Three-speed (or was it four?) auto-clutch tranny; chrome steel fenders front and rear; honkin’ big chrome heat shield over the upswept exhaust, which of course would be summarily removed and thrown into a remote corner of the garage for the duration, the oversize muffler drilled/hacksawed/gutted to replace the offensively meek, barely-audible “putt-putt-putt” sound with a more manly, throatier growl; cable-actuated drum brakes front and rear; cute little semi-knobby balloon-tires and mag wheels; in short, all the traditional styling, hardware, and running gear standard on the kid-size Hondas from that era.

That tiny little booger provided my first-ever experience with the indestructible nature of pretty much all Honda engines; like my beloved Ford 289s, they simply can’t be kilt, no matter how severely you abuse ‘em. Which of course we did. It’s long been my theory that you could’ve blown a few .50 caliber holes in that 49cc motor with a Ma Deuce and it still woulda cranked on the first kick and purred like a cat eating guts anyhow.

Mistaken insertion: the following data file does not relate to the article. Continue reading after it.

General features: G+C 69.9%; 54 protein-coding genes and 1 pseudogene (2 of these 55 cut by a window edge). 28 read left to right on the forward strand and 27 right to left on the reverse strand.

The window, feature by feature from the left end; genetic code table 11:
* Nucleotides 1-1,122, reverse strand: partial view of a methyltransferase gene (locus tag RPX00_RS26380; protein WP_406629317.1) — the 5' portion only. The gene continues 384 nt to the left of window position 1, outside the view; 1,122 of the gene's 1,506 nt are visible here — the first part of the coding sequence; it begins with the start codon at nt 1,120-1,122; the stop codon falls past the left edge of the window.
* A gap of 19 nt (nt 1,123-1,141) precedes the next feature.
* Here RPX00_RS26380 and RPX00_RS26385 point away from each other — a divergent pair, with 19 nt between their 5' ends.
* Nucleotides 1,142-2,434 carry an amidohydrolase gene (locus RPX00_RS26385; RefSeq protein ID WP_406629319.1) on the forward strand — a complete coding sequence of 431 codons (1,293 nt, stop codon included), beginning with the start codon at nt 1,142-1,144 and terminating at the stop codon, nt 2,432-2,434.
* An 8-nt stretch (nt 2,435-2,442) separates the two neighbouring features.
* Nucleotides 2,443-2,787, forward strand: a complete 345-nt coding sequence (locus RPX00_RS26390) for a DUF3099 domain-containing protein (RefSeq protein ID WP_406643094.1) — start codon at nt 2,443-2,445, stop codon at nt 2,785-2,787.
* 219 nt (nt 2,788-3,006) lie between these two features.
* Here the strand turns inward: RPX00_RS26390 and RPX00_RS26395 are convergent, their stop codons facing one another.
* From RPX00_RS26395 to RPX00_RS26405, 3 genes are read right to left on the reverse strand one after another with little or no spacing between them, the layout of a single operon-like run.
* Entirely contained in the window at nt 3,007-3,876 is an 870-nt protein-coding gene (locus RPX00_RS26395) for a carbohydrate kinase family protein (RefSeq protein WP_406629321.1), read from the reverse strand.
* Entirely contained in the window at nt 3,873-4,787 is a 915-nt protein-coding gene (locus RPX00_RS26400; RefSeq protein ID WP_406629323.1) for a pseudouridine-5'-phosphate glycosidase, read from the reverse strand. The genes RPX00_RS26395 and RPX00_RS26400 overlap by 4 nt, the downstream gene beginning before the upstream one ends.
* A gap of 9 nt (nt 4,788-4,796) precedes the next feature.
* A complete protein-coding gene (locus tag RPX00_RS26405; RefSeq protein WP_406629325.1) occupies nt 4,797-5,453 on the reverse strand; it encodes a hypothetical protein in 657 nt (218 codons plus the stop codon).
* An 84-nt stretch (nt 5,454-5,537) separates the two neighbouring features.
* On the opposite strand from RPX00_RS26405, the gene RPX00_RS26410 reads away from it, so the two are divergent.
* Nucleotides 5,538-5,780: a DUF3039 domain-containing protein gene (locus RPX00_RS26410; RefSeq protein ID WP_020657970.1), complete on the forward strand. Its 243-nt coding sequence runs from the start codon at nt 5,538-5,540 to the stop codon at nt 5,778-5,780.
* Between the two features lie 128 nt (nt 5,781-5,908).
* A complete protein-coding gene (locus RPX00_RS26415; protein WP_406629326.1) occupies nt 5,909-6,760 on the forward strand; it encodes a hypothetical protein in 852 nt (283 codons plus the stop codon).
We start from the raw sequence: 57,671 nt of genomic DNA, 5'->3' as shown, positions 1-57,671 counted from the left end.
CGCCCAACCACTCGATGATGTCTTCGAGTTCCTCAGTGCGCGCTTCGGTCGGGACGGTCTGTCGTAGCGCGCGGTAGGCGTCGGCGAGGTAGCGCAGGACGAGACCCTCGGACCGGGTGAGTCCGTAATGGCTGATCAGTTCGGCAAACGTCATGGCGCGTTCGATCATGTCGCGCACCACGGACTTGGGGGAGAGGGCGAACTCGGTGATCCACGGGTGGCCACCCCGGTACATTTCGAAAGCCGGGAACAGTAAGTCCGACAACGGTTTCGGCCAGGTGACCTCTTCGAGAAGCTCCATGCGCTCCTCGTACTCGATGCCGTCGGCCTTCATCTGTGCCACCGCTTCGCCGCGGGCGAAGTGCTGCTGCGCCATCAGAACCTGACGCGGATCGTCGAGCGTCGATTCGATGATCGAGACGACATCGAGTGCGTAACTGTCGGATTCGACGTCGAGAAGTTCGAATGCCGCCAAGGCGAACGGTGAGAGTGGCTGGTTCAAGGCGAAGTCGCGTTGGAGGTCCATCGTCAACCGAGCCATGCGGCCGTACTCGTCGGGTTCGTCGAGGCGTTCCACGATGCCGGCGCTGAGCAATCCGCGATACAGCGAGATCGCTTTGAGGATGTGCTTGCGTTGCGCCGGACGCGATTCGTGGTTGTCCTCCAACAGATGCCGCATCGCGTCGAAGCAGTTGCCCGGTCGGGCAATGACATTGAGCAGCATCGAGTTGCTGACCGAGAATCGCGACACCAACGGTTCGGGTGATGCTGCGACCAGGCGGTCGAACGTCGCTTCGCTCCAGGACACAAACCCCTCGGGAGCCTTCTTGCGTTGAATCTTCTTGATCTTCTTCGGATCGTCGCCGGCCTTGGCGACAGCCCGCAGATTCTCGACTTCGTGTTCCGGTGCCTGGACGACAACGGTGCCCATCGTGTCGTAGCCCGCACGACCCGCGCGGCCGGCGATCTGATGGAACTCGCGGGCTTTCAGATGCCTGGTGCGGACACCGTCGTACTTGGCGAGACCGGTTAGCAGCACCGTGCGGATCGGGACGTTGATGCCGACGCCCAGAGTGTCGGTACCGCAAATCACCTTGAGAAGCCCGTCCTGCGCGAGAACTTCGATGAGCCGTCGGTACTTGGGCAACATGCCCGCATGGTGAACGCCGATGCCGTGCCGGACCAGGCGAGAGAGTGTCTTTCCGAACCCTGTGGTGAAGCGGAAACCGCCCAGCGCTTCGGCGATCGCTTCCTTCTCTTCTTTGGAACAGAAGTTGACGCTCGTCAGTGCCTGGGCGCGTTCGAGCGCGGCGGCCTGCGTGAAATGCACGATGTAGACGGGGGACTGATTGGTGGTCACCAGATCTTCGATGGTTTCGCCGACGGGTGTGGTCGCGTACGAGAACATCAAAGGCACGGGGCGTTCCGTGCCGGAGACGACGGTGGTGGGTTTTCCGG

The seat had a latch on the side, allowing access to a small storage compartment underneath, among other things. On Chipps’s bike, the spring holding the latch closed was broken. This meant that whenever you jumped the thing, momentum would leave the seat flapping in the air—not such a big problem when you’re standing on the pegs and airborne, but a real nut-buster when you landed and went to sit back down again with the seat in the “open” position and stuffed into your crotch.

A more dire hazard than that top frame rail on our old Schwinn boys’ banana-bikes was, believe you me. Whoever wasn’t actually riding at the time and was off fooling around in the woods or catching tadpoles in the nearby crick always knew when the other guy had crested a hill and caught some air by the sudden profane shouts of pain at having been caught again by that $*&^$##@@#!!! loose seat.